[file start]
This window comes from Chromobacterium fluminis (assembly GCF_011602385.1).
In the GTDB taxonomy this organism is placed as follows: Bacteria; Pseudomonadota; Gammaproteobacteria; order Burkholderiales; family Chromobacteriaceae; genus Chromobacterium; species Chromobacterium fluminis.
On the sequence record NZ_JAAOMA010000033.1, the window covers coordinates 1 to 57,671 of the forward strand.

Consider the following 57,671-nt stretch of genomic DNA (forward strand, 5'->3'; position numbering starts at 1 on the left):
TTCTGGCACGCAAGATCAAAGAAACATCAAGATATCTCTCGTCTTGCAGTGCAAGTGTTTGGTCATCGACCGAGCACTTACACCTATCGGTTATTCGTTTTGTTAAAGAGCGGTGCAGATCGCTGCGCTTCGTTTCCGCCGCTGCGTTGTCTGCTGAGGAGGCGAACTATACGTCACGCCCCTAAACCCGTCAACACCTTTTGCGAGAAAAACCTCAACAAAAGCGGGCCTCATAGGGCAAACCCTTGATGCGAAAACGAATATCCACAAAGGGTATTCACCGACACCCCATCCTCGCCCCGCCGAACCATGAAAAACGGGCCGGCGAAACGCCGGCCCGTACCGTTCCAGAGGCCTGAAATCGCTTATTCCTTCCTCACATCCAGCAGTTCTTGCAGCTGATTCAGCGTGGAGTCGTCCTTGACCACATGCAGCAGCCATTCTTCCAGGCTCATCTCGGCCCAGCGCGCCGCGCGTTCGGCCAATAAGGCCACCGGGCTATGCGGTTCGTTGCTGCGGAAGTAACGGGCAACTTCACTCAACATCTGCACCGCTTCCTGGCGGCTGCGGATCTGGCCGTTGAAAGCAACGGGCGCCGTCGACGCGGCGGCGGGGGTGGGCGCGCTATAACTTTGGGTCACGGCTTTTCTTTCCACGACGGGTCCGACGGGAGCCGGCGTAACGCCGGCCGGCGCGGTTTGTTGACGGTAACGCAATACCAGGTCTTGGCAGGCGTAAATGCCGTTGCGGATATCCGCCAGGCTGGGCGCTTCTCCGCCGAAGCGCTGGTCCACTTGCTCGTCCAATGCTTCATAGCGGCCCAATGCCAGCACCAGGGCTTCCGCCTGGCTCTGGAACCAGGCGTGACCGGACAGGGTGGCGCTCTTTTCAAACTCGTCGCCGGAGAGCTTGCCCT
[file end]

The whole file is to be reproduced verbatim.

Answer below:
This window comes from Chromobacterium fluminis (assembly GCF_011602385.1).
In the GTDB taxonomy this organism is placed as follows: Bacteria; Pseudomonadota; Gammaproteobacteria; order Burkholderiales; family Chromobacteriaceae; genus Chromobacterium; species Chromobacterium fluminis.
On the sequence record NZ_JAAOMA010000033.1, the window covers coordinates 1 to 57,671 of the forward strand.

Consider the following 57,671-nt stretch of genomic DNA (forward strand, 5'->3'; position numbering starts at 1 on the left):
TTCTGGCACGCAAGATCAAAGAAACATCAAGATATCTCTCGTCTTGCAGTGCAAGTGTTTGGTCATCGACCGAGCACTTACACCTATCGGTTATTCGTTTTGTTAAAGAGCGGTGCAGATCGCTGCGCTTCGTTTCCGCCGCTGCGTTGTCTGCTGAGGAGGCGAACTATACGTCACGCCCCTAAACCCGTCAACACCTTTTGCGAGAAAAACCTCAACAAAAGCGGGCCTCATAGGGCAAACCCTTGATGCGAAAACGAATATCCACAAAGGGTATTCACCGACACCCCATCCTCGCCCCGCCGAACCATGAAAAACGGGCCGGCGAAACGCCGGCCCGTACCGTTCCAGAGGCCTGAAATCGCTTATTCCTTCCTCACATCCAGCAGTTCTTGCAGCTGATTCAGCGTGGAGTCGTCCTTGACCACATGCAGCAGCCATTCTTCCAGGCTCATCTCGGCCCAGCGCGCCGCGCGTTCGGCCAATAAGGCCACCGGGCTATGCGGTTCGTTGCTGCGGAAGTAACGGGCAACTTCACTCAACATCTGCACCGCTTCCTGGCGGCTGCGGATCTGGCCGTTGAAAGCAACGGGCGCCGTCGACGCGGCGGCGGGGGTGGGCGCGCTATAACTTTGGGTCACGGCTTTTCTTTCCACGACGGGTCCGACGGGAGCCGGCGTAACGCCGGCCGGCGCGGTTTGTTGACGGTAACGCAATACCAGGTCTTGGCAGGCGTAAATGCCGTTGCGGATATCCGCCAGGCTGGGCGCTTCTCCGCCGAAGCGCTGGTCCACTTGCTCGTCCAATGCTTCATAGCGGCCCAATGCCAGCACCAGGGCTTCCGCCTGGCTCTGGAACCAGGCGTGACCGGACAGGGTGGCGCTCTTTTCAAACTCGTCGCCGGAGAGCTTGCCCT